She never arrived in Genoa, and was discovered a month after her departure in the Atlantic Ocean, just off the Azores Islands, (PROSE: A History of Humankind) about 600 miles west of Portugal, drifting and abandoned, by the Dei Gratia on 4 December 1872. (PROSE: The Secret Lives of Monsters) Although she was still seaworthy, there was no sign of the crew. The ship was well provisioned, and the captain and crew's belongings were still there. (PROSE: A History of Humankind) The Mary Celeste was deliberately destroyed in 1885 in an attempted insurance fraud. (PROSE: The Secret Lives of Monsters)
In a story Nardole related to a group of Picts, an Enzomodon ambassador, in an attempt to communicate, digested the whole crew of the Mary Celeste before ultimately choking on a lifeboat. (TV: The Eaters of Light)
References made to the ship[edit | edit source]
In 2009, a future version of Peri Brown claimed that the Mary Celeste disappearance was caused by Piscons wanting to take over human forms. This was later revealed as simply something she made up. (AUDIO: Peri and the Piscon Paradox)
In 1742, Ace mentioned the ship when she, the Seventh Doctor and Thomas Hector Schofield landed on an apparently abandoned Isabella. The Doctor told her not to remind him of it. (AUDIO: The Flying Dutchman)
Rory Williams once asked the Doctor if he had anything to do with the mystery of the missing crew of the Mary Celeste to which the Doctor replied, "Not directly. Long story". (PROSE: The Good, the Bad and the Alien)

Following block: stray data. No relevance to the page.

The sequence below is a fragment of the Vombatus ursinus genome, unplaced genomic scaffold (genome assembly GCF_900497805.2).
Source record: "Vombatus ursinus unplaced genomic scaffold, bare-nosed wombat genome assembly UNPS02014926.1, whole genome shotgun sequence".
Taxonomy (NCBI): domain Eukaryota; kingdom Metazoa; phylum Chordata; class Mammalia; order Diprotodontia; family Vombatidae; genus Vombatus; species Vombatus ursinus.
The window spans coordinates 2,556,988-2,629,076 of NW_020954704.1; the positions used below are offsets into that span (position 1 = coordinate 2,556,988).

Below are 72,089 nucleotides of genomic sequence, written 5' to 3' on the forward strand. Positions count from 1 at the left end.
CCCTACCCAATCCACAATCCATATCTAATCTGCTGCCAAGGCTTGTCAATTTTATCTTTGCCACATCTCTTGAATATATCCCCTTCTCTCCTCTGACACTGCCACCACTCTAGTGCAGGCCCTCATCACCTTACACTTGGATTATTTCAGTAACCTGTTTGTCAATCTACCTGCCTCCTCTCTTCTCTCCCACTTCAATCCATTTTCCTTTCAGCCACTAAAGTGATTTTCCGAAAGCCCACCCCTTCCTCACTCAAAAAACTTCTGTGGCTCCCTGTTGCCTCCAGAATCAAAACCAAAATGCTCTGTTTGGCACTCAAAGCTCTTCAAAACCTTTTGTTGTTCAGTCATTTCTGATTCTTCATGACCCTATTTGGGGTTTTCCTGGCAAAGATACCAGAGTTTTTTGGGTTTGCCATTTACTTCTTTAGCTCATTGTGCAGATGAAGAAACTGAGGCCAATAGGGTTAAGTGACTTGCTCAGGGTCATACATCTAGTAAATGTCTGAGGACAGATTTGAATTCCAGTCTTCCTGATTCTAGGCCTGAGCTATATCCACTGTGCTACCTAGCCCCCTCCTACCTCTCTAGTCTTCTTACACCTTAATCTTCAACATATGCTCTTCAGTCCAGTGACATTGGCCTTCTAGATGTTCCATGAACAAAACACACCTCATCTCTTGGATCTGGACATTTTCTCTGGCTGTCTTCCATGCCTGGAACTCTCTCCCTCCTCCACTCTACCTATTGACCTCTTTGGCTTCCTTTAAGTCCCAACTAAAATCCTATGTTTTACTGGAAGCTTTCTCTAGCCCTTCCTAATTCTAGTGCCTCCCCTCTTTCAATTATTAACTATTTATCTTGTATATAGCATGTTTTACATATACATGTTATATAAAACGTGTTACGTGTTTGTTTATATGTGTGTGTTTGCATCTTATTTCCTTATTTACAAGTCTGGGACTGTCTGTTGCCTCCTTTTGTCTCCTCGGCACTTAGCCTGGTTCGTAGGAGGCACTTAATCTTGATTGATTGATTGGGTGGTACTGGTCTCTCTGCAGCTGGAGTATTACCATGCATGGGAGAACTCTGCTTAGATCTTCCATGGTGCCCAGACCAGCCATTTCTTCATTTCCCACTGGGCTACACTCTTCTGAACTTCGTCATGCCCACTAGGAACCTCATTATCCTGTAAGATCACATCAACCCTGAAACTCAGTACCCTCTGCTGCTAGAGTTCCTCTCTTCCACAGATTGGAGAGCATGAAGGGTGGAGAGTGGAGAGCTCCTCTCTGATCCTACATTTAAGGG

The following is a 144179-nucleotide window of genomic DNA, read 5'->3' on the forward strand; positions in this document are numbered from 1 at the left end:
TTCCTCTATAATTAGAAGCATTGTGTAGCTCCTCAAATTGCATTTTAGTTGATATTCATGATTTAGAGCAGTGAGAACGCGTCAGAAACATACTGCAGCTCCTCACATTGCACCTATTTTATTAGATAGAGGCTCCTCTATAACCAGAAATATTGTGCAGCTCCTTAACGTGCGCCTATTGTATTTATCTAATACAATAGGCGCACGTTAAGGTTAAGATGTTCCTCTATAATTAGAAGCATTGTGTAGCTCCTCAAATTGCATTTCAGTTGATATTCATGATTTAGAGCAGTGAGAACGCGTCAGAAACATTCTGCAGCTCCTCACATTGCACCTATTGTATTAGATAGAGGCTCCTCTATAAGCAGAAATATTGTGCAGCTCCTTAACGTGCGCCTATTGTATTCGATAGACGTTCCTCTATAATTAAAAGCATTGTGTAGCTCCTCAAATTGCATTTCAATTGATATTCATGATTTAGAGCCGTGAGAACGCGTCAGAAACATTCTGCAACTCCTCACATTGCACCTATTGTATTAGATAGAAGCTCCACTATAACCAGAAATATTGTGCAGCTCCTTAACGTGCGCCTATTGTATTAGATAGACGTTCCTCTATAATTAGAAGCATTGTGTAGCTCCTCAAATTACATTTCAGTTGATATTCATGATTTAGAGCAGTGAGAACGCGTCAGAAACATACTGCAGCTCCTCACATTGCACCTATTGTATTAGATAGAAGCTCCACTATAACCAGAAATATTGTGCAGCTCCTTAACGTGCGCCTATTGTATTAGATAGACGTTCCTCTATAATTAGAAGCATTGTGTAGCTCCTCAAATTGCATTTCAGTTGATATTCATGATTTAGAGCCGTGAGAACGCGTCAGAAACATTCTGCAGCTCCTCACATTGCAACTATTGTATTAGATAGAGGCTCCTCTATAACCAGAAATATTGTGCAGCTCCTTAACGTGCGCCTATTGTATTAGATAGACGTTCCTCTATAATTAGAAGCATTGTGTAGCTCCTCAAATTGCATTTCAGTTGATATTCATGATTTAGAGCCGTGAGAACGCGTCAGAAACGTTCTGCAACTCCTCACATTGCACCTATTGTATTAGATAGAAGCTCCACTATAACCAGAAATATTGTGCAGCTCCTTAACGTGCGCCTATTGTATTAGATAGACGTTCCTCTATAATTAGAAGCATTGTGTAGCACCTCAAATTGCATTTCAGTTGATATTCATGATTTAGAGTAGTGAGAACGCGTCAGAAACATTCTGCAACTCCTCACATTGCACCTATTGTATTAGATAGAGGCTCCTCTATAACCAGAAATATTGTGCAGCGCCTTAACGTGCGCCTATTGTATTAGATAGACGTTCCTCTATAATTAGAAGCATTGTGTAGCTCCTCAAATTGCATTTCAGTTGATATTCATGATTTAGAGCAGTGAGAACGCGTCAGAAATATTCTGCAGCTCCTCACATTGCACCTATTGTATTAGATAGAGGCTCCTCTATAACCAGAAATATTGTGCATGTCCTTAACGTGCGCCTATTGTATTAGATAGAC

Offered a trip in the TARDIS, CJ, a follower of mysteries, suggested visiting the Mary Celeste. This was rejected by the Twelfth Doctor as "boring", already knowing that "that was the Daleks." (PROSE: The Persistence of Memory) In his vault underneath St Luke's University, the Doctor had a sign which had Mary Celeste written on it. (TV: The Pilot)
Behind the scenes[edit | edit source]
- In reality, the disappearance of the crew of the Mary Celeste remains a mystery.
- On the DVD release of The Chase, the production notes commentary indicates that although some feel the nameplate seen in the episode is misspelled, the spelling used is actually correct. Though Mary is technically correct, Marie was popularised when Sir Arthur Conan Doyle wrote the first fictional account of the ship and misspelled the name. This account became ubiquitous when some 19th century newspapers mistook Conan Doyle's fiction for fact. Through the years, many fictional accounts have traced their way back to Conan Doyle's original account. The net result has been widespread confusion — as expressed in the documentary for The Chase — over whether Mary or Marie is the correct spelling.
- Although The Chase is played mostly for laughs, the scene in which the Daleks force the passengers to jump overboard takes on a sombre note as a baby is shown among those falling into the sea, becoming the first baby to presumably die during the course of a televised Doctor Who story.
- The Marie Celeste is mentioned by the Seventh Doctor in the script for the ultimately unproduced film The Dark Dimension.
- One possible "game over" for the video game Don't Blink has the player being sent back in time by a Weeping Angel to the year 1872 to die on the Mary Celeste.